The Gauteng Division of the High Court of South Africa in Pretoria postponed an application to set aside a subpoena that was issued by the Judicial Commission of Inquiry into Allegations of State Capture, Corruption and Fraud in the Public Sector, including Organs of State (the "Zondo Commission").

Auswell Mashaba instituted an application against the Zondo Commission and cited the Secretary of the Commission and the Honourable Mr Justice Zondo as respondents. Mr Mashaba contended that the subpoena did not contain all the necessary information and did not sufficiently draw his attention to his rights and obligations. The application was set down for hearing on the unopposed roll of 14 June 2022. Acting Judge De Vos had to consider whether the respondents were aware of the relief being sought against them and were provided with an adequate opportunity to oppose the relief being claimed.

The court highlighted that Rule 6(5)(b)(iii) of the Uniform Rules of Court requires that the notice of motion must set out a date on which the application would be moved, if the application was not going to be opposed. The notice of motion filed on behalf of Mr Mashaba did not provide a stated date on which the application for relief would be moved.

The Zondo Commission issued the subpoena on 9 February 2021 and Mr Mashaba was required to appear before the Commission on 24 February 2021. Mr Mashaba did not comply with the subpoena. The consequence of such a failure to attend is a possible criminal charge. Even though Mr Mashaba had not been charged criminally, it is the possible threat of a criminal charge that motivated the launch of the application to review and set aside the subpoena.

The court pointed out that the notice of motion did not provide the respondents with notice of the date when the matter would be proceeding and the effect of that was that the respondents would not know when their matter would be heard in open court.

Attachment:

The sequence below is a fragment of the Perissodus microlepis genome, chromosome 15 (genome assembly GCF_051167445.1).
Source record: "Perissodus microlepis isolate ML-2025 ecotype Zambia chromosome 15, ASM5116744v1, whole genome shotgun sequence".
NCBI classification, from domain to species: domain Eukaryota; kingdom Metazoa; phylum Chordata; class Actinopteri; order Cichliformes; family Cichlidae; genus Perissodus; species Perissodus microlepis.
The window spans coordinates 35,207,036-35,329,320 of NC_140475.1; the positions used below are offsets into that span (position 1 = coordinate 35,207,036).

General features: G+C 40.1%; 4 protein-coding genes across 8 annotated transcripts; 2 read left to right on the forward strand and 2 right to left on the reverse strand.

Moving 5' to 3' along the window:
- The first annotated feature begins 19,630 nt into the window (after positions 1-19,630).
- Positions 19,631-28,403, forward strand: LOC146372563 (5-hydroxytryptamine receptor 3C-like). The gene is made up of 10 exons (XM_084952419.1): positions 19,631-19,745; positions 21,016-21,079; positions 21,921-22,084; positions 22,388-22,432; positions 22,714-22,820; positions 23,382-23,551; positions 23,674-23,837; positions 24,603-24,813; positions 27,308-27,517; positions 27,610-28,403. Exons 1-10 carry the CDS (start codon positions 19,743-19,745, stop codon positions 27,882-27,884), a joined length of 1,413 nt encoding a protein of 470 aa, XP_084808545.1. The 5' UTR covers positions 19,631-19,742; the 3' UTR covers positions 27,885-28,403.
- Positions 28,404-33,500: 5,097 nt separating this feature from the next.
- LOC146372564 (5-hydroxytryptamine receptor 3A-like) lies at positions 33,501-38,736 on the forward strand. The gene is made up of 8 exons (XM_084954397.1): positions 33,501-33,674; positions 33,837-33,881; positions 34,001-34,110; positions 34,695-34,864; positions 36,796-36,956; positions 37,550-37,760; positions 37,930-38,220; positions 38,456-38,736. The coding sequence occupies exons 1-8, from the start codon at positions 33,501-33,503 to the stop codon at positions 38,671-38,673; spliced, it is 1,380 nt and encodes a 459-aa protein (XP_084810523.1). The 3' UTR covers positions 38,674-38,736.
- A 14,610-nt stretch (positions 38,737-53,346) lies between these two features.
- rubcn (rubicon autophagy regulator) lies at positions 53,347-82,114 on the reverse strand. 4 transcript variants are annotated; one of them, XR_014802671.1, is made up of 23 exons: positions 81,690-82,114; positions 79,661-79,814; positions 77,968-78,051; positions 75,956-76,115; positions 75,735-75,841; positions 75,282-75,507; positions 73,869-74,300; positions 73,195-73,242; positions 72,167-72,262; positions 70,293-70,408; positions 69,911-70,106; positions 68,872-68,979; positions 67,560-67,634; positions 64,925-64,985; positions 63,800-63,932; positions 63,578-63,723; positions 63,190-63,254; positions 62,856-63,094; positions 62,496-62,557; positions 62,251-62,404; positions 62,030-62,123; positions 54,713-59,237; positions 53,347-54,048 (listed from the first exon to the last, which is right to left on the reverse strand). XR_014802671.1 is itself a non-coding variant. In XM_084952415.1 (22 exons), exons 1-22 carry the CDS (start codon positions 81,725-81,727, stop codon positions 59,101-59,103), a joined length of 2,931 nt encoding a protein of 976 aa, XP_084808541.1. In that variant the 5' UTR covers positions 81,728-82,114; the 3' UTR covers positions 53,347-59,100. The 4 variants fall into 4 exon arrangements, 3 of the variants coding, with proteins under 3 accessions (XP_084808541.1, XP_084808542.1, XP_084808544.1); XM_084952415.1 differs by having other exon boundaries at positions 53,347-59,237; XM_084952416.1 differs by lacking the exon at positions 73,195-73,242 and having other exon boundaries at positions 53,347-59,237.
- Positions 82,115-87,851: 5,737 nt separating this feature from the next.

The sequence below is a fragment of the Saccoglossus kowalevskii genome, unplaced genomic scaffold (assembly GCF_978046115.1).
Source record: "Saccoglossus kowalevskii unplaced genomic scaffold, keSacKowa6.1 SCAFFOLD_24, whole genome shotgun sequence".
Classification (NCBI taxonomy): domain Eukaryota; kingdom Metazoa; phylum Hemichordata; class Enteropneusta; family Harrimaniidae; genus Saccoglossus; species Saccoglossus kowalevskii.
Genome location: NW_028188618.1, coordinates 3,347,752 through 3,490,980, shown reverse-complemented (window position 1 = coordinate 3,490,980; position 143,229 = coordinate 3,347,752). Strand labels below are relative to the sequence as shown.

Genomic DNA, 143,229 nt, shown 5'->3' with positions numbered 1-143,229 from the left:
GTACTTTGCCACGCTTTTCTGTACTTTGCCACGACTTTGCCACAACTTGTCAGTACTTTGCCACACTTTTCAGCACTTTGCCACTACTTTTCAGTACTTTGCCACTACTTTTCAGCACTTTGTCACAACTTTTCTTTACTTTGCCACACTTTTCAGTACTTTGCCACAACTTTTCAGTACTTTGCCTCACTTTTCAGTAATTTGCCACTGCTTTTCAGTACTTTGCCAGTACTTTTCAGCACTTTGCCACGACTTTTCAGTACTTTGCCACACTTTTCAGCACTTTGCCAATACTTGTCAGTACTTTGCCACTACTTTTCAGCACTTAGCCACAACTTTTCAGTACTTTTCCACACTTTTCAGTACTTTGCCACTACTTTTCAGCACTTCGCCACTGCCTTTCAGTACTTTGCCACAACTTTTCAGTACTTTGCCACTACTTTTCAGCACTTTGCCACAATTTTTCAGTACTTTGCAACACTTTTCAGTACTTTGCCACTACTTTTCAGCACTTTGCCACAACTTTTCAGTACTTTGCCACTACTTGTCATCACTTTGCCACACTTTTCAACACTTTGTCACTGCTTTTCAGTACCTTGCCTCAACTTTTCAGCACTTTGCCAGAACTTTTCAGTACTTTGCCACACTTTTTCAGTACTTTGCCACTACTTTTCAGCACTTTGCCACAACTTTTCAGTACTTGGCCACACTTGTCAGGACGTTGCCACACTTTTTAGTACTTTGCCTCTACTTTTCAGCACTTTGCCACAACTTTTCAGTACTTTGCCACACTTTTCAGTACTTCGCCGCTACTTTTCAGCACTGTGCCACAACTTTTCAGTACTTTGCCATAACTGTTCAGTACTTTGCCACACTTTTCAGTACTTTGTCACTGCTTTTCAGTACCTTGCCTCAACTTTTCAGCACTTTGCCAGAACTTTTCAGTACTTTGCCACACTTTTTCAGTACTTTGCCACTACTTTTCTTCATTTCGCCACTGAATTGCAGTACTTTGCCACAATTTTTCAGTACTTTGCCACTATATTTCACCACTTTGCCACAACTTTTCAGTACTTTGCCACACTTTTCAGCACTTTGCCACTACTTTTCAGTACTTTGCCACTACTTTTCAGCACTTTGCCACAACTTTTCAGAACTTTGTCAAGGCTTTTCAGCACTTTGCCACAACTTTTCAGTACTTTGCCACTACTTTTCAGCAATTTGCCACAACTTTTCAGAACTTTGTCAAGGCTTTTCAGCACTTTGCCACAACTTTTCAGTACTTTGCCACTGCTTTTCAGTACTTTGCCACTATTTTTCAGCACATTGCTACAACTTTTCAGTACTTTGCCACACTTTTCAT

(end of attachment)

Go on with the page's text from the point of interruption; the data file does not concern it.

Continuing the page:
Mr Mashaba had generated two notices of set down, but they did not come to the attention of the respondents.

The court quoted with approval the judgment of Ms Justice Fischer in Mashaba v The Judicial Commission of Inquiry Into Allegations of State Capture, Corruption and Fraud In The Public Sector, Including Organs of State and Others handed down on 26 June 2022. In this matter, the court was dealing with a notice of motion that did not contain a stated day for the hearing. The court held as follows:

"This omission is, without more, fatal to the application and it should not be entertained. Indeed the registrar is not empowered to issue such an application in the absence of a stated date for appearance on the notice of motion. This notwithstanding, the unopposed motion court is often faced with such inchoate process. The notice of motion is then followed by a notice of set down which is apparently meant to cure this illegality. What is envisaged is that a respondent may be faced with notice of process but given no means to appear and deal with it."

Acting Judge De Vos highlighted that Rule 6(5)(b)(iii) ensures that a respondent is given notice of when relief is being sought against them. The need to provide notice is not a formalistic application of procedural rules, but rather the rule (whilst procedural in nature) protects a fundamental principle of fairness. A respondent must be given an opportunity to be heard before a court grants any relief against it. Since Mr Mashaba did not provide the respondents with adequate notice of the day on which the application would be heard, the court was not prepared to determine the application to review and set aside the subpoena. The court found that it made no difference that the respondents did not respond in any way to the notice of motion.

The court also found that Mr Mashaba should have delivered a notice in terms of Rule 16A because the relief claimed engaged Section 34 of the Constitution (the right to fair administrative action). The court therefore held that the application raised a constitutional issue. In addition, if the subpoena is reviewed and set aside, it could potentially have consequences for other subpoenas issued by the Commission. Therefore, the court found that the matter was of public importance and a notice in terms of Rule 16A ought to have been filed.

The court was also concerned with the time lapse between February 2021 when the subpoena had been issued and the institution of the review application in January 2022, but the court did not have to make a final determination on that issue. Acting Judge De Vos postponed Mr Mashaba's application in order to allow him to comply with Rules 6(5)(b)(iii) and Rule 16A of the Uniform Rules of Court.

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